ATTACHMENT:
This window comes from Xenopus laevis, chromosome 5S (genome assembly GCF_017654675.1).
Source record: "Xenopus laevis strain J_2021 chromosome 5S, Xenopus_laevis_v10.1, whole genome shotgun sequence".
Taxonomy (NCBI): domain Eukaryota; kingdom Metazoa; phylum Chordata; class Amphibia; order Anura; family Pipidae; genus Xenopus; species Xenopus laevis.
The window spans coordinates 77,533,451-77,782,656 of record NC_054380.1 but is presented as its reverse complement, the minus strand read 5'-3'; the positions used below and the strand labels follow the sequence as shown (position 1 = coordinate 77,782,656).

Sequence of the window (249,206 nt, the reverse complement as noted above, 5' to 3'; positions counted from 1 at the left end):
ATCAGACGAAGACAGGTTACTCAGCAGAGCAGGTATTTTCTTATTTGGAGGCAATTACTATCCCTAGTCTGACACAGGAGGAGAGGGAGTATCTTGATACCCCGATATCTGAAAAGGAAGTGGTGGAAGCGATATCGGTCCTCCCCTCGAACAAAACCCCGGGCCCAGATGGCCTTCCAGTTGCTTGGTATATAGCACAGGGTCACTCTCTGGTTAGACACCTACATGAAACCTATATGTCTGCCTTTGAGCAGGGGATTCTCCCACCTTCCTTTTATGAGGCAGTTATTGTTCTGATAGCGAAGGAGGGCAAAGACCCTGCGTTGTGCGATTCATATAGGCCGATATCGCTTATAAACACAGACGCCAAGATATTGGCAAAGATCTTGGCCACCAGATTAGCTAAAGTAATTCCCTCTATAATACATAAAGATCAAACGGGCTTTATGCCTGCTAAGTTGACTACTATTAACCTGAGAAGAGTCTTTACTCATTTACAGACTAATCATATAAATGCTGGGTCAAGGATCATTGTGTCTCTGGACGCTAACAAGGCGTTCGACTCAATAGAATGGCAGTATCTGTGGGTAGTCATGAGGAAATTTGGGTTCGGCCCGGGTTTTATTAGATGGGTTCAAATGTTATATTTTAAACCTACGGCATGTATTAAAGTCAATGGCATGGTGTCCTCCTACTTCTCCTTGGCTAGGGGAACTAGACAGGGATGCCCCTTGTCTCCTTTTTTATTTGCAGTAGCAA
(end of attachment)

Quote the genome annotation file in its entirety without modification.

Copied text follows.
This window comes from Xenopus laevis, chromosome 5S (genome assembly GCF_017654675.1).
Source record: "Xenopus laevis strain J_2021 chromosome 5S, Xenopus_laevis_v10.1, whole genome shotgun sequence".
Taxonomy (NCBI): domain Eukaryota; kingdom Metazoa; phylum Chordata; class Amphibia; order Anura; family Pipidae; genus Xenopus; species Xenopus laevis.
The window spans coordinates 77,533,451-77,782,656 of record NC_054380.1 but is presented as its reverse complement, the minus strand read 5'-3'; the positions used below and the strand labels follow the sequence as shown (position 1 = coordinate 77,782,656).

Sequence of the window (249,206 nt, the reverse complement as noted above, 5' to 3'; positions counted from 1 at the left end):
ATCAGACGAAGACAGGTTACTCAGCAGAGCAGGTATTTTCTTATTTGGAGGCAATTACTATCCCTAGTCTGACACAGGAGGAGAGGGAGTATCTTGATACCCCGATATCTGAAAAGGAAGTGGTGGAAGCGATATCGGTCCTCCCCTCGAACAAAACCCCGGGCCCAGATGGCCTTCCAGTTGCTTGGTATATAGCACAGGGTCACTCTCTGGTTAGACACCTACATGAAACCTATATGTCTGCCTTTGAGCAGGGGATTCTCCCACCTTCCTTTTATGAGGCAGTTATTGTTCTGATAGCGAAGGAGGGCAAAGACCCTGCGTTGTGCGATTCATATAGGCCGATATCGCTTATAAACACAGACGCCAAGATATTGGCAAAGATCTTGGCCACCAGATTAGCTAAAGTAATTCCCTCTATAATACATAAAGATCAAACGGGCTTTATGCCTGCTAAGTTGACTACTATTAACCTGAGAAGAGTCTTTACTCATTTACAGACTAATCATATAAATGCTGGGTCAAGGATCATTGTGTCTCTGGACGCTAACAAGGCGTTCGACTCAATAGAATGGCAGTATCTGTGGGTAGTCATGAGGAAATTTGGGTTCGGCCCGGGTTTTATTAGATGGGTTCAAATGTTATATTTTAAACCTACGGCATGTATTAAAGTCAATGGCATGGTGTCCTCCTACTTCTCCTTGGCTAGGGGAACTAGACAGGGATGCCCCTTGTCTCCTTTTTTATTTGCAGTAGCAA